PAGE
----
Strobe Talbott - Skull and Bones Globalization Expert - Obama connection
Strobe Talbott would be a front runner for Secretary of State in a Clinton administration. His most famous quote is ""Nationhood as we know it will be obsolete."
In the Booktv interview he schools Arthur Brooks on terminology and methods to counter the "ClimateGate" effect and how "Climate Change" (was Global Warming") is a fundemental building block of future Globalization planning (global taxation/cap and trade) (tell Brooks not to use the term "SCANDAL" )
Skull and Bones Society
Strobe Talbott Government 25-Apr-1946 Time journalist, Deputy Secy. of State
After Words: Arthur Brooks, "The Battle" & Strobe Talbott, "Fast Forward"
In a double interview, American Enterprise Institute President Arthur Brooks argues the moral superiority of the free enterprise system in his book “The Battle: How the Fight between Free Enterprise and Big Government Will Shape America’s Future.” While Brookings Institution President, Strobe Talbott, proposes a blueprint for U.S. action to tackle the effects of climate change in his new release “Fast Forward: Ethics and Politics in the Age of Global Warming.”
Strobe Talbott is a former Time columnist and Washington bureau chief as well as the architect of the Clinton administration's foreign policy toward Russia and the former Soviet Union. He is author of several books, as well as the translator-editor of Nikita Khrushchev's memoirs. He is currently President of the Brookings Institution.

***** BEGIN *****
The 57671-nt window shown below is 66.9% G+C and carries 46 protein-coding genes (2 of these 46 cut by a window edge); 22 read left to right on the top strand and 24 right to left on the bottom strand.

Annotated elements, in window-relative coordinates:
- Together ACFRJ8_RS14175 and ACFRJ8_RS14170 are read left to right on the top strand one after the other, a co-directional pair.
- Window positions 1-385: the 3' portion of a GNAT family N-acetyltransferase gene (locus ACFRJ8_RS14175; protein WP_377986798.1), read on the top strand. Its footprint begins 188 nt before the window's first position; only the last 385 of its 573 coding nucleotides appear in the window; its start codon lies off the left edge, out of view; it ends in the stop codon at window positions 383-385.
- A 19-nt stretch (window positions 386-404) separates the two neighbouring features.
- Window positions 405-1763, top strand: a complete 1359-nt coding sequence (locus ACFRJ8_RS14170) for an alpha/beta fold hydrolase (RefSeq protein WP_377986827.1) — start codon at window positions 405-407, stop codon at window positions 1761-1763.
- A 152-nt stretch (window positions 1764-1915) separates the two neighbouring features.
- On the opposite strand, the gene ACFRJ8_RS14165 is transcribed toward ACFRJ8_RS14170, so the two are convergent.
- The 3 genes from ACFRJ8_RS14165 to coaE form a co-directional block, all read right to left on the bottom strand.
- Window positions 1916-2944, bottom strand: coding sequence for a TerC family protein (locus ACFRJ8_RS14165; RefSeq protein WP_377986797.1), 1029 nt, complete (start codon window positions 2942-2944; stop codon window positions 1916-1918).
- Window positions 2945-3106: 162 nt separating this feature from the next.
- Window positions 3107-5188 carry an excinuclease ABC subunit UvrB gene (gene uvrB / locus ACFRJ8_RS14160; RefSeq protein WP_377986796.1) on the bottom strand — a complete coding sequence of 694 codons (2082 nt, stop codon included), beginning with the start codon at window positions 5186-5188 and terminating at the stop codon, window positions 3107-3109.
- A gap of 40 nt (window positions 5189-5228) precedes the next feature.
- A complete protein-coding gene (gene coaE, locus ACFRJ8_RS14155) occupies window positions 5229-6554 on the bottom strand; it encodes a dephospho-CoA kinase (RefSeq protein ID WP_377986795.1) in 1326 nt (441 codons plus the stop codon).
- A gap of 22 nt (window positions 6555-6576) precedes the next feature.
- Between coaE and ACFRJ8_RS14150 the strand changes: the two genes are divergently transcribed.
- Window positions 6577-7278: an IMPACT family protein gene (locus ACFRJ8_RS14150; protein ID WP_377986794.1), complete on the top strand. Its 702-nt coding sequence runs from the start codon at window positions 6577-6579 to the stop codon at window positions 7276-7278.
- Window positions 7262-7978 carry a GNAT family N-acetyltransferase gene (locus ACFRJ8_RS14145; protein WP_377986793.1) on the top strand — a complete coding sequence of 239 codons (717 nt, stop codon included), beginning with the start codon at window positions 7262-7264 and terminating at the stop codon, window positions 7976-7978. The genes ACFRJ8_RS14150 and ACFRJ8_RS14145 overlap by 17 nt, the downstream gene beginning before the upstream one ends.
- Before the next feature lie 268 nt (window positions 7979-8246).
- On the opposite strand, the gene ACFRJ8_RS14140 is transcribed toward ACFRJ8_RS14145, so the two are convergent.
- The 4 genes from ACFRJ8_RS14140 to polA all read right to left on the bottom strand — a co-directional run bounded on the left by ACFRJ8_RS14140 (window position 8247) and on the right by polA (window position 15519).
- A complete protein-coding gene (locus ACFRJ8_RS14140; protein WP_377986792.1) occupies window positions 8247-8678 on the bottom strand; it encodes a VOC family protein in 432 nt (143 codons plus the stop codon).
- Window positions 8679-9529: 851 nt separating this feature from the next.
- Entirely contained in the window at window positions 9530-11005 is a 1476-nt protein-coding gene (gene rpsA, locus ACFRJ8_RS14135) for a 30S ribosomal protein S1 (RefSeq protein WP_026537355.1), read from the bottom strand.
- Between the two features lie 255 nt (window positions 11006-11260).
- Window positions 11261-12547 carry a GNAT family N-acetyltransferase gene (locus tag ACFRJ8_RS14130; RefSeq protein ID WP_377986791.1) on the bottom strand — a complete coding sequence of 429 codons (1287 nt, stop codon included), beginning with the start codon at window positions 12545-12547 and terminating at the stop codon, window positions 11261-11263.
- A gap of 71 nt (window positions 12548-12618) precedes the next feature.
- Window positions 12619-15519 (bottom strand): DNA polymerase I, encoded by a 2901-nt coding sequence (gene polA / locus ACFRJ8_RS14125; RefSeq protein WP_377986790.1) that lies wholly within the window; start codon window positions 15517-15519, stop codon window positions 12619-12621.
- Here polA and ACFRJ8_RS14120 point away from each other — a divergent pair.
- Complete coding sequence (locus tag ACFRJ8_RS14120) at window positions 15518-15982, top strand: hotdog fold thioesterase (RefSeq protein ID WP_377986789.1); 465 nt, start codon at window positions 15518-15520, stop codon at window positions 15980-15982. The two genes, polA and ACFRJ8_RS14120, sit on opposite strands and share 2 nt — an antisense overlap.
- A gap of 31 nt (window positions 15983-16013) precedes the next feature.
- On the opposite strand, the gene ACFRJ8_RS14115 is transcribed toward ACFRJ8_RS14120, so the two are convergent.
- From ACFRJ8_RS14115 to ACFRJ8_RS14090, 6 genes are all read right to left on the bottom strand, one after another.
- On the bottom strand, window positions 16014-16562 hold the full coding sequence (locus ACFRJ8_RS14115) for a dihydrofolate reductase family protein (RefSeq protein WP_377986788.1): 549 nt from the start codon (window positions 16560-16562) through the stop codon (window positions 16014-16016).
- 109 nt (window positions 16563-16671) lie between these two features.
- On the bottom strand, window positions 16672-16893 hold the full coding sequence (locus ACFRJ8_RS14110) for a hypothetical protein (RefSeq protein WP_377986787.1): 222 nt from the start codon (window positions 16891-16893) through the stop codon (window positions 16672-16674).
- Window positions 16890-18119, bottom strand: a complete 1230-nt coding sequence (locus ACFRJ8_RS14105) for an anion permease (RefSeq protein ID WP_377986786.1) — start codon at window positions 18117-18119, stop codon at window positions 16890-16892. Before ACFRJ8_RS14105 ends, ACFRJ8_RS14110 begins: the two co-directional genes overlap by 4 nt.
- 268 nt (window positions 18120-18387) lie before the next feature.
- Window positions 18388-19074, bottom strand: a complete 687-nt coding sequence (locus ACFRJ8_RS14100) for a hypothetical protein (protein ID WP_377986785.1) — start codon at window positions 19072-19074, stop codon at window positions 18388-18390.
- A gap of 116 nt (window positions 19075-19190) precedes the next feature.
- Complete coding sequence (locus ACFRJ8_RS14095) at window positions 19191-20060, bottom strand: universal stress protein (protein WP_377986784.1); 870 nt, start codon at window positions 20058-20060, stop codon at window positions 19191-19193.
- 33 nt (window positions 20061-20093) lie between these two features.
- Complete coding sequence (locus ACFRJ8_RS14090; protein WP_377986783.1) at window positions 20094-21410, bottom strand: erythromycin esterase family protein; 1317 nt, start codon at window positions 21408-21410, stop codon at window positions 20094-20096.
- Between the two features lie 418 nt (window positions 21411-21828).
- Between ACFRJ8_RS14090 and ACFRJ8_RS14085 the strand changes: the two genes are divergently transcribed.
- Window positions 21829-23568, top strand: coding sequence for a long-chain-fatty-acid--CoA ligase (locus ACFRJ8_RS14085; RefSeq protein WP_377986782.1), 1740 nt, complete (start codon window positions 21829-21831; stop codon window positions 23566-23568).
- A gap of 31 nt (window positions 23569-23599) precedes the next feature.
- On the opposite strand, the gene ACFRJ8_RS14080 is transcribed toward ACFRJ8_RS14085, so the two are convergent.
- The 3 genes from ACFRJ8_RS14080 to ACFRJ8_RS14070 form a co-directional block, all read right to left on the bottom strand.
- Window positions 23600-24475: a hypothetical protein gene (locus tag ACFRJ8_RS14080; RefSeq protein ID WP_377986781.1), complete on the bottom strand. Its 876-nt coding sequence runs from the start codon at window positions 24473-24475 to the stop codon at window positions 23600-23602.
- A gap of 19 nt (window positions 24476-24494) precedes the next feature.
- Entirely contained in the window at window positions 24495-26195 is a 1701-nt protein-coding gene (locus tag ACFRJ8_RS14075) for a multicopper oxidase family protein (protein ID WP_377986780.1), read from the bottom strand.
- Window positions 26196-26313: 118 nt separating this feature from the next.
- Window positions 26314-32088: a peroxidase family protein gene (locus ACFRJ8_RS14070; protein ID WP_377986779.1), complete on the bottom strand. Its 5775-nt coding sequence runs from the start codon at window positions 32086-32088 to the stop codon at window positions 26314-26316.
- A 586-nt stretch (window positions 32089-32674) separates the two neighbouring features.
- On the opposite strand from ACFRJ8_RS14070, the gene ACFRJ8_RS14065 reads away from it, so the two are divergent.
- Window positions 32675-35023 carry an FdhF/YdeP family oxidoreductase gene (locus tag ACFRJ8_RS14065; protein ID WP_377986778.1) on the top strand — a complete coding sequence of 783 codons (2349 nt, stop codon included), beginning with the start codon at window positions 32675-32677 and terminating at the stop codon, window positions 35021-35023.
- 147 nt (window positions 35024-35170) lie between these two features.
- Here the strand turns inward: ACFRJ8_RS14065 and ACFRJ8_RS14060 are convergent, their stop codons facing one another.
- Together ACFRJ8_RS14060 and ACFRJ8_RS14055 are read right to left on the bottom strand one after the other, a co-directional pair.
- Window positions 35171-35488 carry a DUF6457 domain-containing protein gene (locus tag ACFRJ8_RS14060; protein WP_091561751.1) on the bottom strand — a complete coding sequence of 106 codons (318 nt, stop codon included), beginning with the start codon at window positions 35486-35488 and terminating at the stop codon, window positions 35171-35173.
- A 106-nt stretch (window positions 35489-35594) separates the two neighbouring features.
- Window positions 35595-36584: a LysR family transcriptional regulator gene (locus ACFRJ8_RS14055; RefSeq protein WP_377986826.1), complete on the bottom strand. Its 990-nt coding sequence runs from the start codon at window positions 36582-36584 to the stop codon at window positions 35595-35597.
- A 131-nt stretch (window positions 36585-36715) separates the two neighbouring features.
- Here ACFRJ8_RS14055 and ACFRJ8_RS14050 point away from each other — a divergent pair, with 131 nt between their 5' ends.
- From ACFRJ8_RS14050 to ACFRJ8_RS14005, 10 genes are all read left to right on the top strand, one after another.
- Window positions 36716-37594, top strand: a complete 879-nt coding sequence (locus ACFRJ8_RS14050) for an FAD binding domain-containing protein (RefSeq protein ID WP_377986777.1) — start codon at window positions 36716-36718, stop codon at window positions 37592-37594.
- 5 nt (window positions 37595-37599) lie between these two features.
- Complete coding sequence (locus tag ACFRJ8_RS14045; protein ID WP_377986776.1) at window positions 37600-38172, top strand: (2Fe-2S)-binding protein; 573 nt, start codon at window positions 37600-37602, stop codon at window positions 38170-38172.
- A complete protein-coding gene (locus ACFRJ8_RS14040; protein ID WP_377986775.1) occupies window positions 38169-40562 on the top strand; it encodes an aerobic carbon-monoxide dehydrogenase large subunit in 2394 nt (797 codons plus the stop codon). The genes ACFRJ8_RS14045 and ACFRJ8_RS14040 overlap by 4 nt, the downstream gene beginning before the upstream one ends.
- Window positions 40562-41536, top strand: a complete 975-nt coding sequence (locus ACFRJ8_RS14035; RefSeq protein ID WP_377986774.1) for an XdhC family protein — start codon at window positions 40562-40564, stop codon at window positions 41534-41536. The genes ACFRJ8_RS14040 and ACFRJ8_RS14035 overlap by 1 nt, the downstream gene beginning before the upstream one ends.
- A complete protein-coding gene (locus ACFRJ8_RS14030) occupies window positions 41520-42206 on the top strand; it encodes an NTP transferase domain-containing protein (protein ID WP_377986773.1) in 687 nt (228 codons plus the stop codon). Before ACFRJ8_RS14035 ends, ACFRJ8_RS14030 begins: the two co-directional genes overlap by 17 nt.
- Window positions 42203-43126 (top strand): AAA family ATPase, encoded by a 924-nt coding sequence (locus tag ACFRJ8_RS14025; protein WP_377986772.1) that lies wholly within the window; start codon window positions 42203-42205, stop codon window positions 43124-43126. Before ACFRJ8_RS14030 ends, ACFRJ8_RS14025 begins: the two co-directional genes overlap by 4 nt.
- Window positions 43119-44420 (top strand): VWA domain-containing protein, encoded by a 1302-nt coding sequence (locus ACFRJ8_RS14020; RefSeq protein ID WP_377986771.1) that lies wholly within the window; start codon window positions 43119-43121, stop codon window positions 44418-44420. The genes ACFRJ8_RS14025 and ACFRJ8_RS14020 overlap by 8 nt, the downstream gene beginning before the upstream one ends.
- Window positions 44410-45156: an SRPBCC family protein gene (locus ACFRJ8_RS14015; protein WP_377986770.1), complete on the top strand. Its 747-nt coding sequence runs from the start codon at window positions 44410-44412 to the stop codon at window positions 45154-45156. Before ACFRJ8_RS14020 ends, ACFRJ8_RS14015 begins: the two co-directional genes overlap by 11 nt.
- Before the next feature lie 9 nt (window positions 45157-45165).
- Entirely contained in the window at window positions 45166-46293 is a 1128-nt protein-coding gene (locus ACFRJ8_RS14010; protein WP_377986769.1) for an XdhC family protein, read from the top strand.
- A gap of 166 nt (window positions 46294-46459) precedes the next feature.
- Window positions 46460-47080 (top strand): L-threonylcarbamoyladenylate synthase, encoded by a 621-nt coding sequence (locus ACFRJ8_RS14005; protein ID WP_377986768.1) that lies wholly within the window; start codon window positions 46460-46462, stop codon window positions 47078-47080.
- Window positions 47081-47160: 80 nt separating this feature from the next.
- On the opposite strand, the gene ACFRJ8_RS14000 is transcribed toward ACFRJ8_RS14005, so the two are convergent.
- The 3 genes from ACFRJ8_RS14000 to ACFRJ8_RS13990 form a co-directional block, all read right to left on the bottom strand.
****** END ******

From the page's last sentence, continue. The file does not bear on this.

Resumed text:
Strobe Talbott to head Center for Study of Globalization
November 17, 2000
Strobe Talbott, the deputy secretary of state and a key architect of U.S. foreign policy for the past eight years, will direct the new Yale Center for the Study of Globalization.
The University will also launch an innovative fellowship program for emerging leaders of other countries and establish the first of three new interdisciplinary professorships in international studies.
The announcements underscore the determination of Yale, which celebrates its 300th birthday in 2001, to become a thoroughly global institution of higher education as it enters its fourth century. (See related story.)
Talbott, a 1968 graduate of Yale College and a former trustee of the University, will begin work in July 2001 as director of the new center and professor in the field of international relations.
"Strobe Talbott's contributions to international relations have spanned the worlds of scholarship, journalism and diplomacy," President Richard C. Levin said. "He is superbly qualified to direct an effort that will draw on Yale's distinguished faculty to understand globalization, promote on-line dialogue about its implications, and facilitate the resolution of global and regional conflicts."
Talbott became deputy secretary of state in early 1994 after serving for a year as ambassador-at-large and special adviser to the secretary of state on the new independent states. He entered public service after 21 years as an award-winning journalist for Time magazine, where he was editor-at-large, foreign affairs columnist, Washington bureau chief, State Department correspondent and White House correspondent.